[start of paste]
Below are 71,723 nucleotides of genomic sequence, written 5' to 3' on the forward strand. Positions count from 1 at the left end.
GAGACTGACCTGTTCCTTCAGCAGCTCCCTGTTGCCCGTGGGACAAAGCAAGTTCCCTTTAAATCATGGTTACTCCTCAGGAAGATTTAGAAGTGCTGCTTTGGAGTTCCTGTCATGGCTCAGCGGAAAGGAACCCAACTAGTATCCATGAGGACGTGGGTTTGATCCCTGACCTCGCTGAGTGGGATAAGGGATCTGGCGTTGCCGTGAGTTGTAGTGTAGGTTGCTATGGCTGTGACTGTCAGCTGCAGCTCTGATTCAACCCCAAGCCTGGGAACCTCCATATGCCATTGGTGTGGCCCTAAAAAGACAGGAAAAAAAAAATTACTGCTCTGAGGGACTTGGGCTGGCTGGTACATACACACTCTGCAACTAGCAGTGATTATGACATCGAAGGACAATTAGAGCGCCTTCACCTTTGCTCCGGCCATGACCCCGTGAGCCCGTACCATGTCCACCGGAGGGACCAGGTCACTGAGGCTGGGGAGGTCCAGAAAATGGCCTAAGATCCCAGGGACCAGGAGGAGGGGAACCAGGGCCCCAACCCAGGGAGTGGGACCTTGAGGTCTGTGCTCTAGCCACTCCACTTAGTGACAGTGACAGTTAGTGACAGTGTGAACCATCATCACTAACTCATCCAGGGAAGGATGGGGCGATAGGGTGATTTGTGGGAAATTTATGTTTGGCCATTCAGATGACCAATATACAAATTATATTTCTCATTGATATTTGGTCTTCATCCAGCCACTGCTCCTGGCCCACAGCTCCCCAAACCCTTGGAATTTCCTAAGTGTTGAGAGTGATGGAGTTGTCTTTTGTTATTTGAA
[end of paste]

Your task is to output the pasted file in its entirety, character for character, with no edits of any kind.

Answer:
Below are 71,723 nucleotides of genomic sequence, written 5' to 3' on the forward strand. Positions count from 1 at the left end.
GAGACTGACCTGTTCCTTCAGCAGCTCCCTGTTGCCCGTGGGACAAAGCAAGTTCCCTTTAAATCATGGTTACTCCTCAGGAAGATTTAGAAGTGCTGCTTTGGAGTTCCTGTCATGGCTCAGCGGAAAGGAACCCAACTAGTATCCATGAGGACGTGGGTTTGATCCCTGACCTCGCTGAGTGGGATAAGGGATCTGGCGTTGCCGTGAGTTGTAGTGTAGGTTGCTATGGCTGTGACTGTCAGCTGCAGCTCTGATTCAACCCCAAGCCTGGGAACCTCCATATGCCATTGGTGTGGCCCTAAAAAGACAGGAAAAAAAAAATTACTGCTCTGAGGGACTTGGGCTGGCTGGTACATACACACTCTGCAACTAGCAGTGATTATGACATCGAAGGACAATTAGAGCGCCTTCACCTTTGCTCCGGCCATGACCCCGTGAGCCCGTACCATGTCCACCGGAGGGACCAGGTCACTGAGGCTGGGGAGGTCCAGAAAATGGCCTAAGATCCCAGGGACCAGGAGGAGGGGAACCAGGGCCCCAACCCAGGGAGTGGGACCTTGAGGTCTGTGCTCTAGCCACTCCACTTAGTGACAGTGACAGTTAGTGACAGTGTGAACCATCATCACTAACTCATCCAGGGAAGGATGGGGCGATAGGGTGATTTGTGGGAAATTTATGTTTGGCCATTCAGATGACCAATATACAAATTATATTTCTCATTGATATTTGGTCTTCATCCAGCCACTGCTCCTGGCCCACAGCTCCCCAAACCCTTGGAATTTCCTAAGTGTTGAGAGTGATGGAGTTGTCTTTTGTTATTTGAA